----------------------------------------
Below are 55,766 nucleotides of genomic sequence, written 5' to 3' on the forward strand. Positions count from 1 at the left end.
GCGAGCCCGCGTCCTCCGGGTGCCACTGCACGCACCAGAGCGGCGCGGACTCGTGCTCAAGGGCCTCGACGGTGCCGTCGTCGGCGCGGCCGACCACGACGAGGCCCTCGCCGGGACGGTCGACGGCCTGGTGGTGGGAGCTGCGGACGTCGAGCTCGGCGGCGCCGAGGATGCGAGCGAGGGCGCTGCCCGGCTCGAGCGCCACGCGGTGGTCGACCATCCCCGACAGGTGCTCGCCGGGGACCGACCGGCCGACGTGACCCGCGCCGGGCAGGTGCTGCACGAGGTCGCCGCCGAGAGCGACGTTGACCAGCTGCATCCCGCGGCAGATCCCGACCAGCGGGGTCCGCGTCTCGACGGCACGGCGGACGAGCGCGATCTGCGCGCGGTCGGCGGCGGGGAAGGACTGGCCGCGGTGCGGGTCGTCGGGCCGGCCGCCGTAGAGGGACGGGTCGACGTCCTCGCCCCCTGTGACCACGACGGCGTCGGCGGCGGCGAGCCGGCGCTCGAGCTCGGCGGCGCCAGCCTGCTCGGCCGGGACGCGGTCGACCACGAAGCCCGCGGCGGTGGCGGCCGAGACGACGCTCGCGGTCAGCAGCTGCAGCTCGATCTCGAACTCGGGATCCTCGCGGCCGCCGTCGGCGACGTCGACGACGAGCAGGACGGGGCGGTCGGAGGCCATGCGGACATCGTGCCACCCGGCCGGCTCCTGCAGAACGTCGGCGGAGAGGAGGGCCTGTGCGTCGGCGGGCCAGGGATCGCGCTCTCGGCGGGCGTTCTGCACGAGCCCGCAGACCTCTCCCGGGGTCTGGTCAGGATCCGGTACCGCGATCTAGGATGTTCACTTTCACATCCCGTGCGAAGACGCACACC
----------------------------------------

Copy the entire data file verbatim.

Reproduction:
Below are 55,766 nucleotides of genomic sequence, written 5' to 3' on the forward strand. Positions count from 1 at the left end.
GCGAGCCCGCGTCCTCCGGGTGCCACTGCACGCACCAGAGCGGCGCGGACTCGTGCTCAAGGGCCTCGACGGTGCCGTCGTCGGCGCGGCCGACCACGACGAGGCCCTCGCCGGGACGGTCGACGGCCTGGTGGTGGGAGCTGCGGACGTCGAGCTCGGCGGCGCCGAGGATGCGAGCGAGGGCGCTGCCCGGCTCGAGCGCCACGCGGTGGTCGACCATCCCCGACAGGTGCTCGCCGGGGACCGACCGGCCGACGTGACCCGCGCCGGGCAGGTGCTGCACGAGGTCGCCGCCGAGAGCGACGTTGACCAGCTGCATCCCGCGGCAGATCCCGACCAGCGGGGTCCGCGTCTCGACGGCACGGCGGACGAGCGCGATCTGCGCGCGGTCGGCGGCGGGGAAGGACTGGCCGCGGTGCGGGTCGTCGGGCCGGCCGCCGTAGAGGGACGGGTCGACGTCCTCGCCCCCTGTGACCACGACGGCGTCGGCGGCGGCGAGCCGGCGCTCGAGCTCGGCGGCGCCAGCCTGCTCGGCCGGGACGCGGTCGACCACGAAGCCCGCGGCGGTGGCGGCCGAGACGACGCTCGCGGTCAGCAGCTGCAGCTCGATCTCGAACTCGGGATCCTCGCGGCCGCCGTCGGCGACGTCGACGACGAGCAGGACGGGGCGGTCGGAGGCCATGCGGACATCGTGCCACCCGGCCGGCTCCTGCAGAACGTCGGCGGAGAGGAGGGCCTGTGCGTCGGCGGGCCAGGGATCGCGCTCTCGGCGGGCGTTCTGCACGAGCCCGCAGACCTCTCCCGGGGTCTGGTCAGGATCCGGTACCGCGATCTAGGATGTTCACTTTCACATCCCGTGCGAAGACGCACACC